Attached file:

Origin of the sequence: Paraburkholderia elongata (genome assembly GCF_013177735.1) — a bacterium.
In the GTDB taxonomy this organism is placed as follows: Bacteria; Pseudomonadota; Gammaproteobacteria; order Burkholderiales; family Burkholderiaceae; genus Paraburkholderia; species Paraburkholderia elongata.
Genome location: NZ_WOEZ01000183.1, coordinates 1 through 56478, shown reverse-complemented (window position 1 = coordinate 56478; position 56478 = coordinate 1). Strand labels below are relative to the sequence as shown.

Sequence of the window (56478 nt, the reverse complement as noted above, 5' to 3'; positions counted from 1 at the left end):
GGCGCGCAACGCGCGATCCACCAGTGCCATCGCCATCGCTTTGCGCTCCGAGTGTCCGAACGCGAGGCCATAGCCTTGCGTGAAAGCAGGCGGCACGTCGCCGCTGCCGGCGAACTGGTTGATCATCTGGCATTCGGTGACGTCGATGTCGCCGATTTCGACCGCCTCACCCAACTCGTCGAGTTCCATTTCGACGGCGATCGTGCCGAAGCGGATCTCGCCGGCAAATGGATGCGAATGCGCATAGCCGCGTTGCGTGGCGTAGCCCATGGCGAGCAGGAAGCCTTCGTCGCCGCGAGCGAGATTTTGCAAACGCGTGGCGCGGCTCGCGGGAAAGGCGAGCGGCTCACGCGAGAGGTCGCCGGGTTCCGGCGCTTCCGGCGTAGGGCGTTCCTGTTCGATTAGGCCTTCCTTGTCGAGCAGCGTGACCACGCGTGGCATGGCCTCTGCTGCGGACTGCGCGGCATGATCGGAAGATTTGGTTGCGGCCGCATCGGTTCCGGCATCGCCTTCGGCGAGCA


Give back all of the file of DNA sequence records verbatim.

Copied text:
Origin of the sequence: Paraburkholderia elongata (genome assembly GCF_013177735.1) — a bacterium.
In the GTDB taxonomy this organism is placed as follows: Bacteria; Pseudomonadota; Gammaproteobacteria; order Burkholderiales; family Burkholderiaceae; genus Paraburkholderia; species Paraburkholderia elongata.
Genome location: NZ_WOEZ01000183.1, coordinates 1 through 56478, shown reverse-complemented (window position 1 = coordinate 56478; position 56478 = coordinate 1). Strand labels below are relative to the sequence as shown.

Sequence of the window (56478 nt, the reverse complement as noted above, 5' to 3'; positions counted from 1 at the left end):
GGCGCGCAACGCGCGATCCACCAGTGCCATCGCCATCGCTTTGCGCTCCGAGTGTCCGAACGCGAGGCCATAGCCTTGCGTGAAAGCAGGCGGCACGTCGCCGCTGCCGGCGAACTGGTTGATCATCTGGCATTCGGTGACGTCGATGTCGCCGATTTCGACCGCCTCACCCAACTCGTCGAGTTCCATTTCGACGGCGATCGTGCCGAAGCGGATCTCGCCGGCAAATGGATGCGAATGCGCATAGCCGCGTTGCGTGGCGTAGCCCATGGCGAGCAGGAAGCCTTCGTCGCCGCGAGCGAGATTTTGCAAACGCGTGGCGCGGCTCGCGGGAAAGGCGAGCGGCTCACGCGAGAGGTCGCCGGGTTCCGGCGCTTCCGGCGTAGGGCGTTCCTGTTCGATTAGGCCTTCCTTGTCGAGCAGCGTGACCACGCGTGGCATGGCCTCTGCTGCGGACTGCGCGGCATGATCGGAAGATTTGGTTGCGGCCGCATCGGTTCCGGCATCGCCTTCGGCGAGCA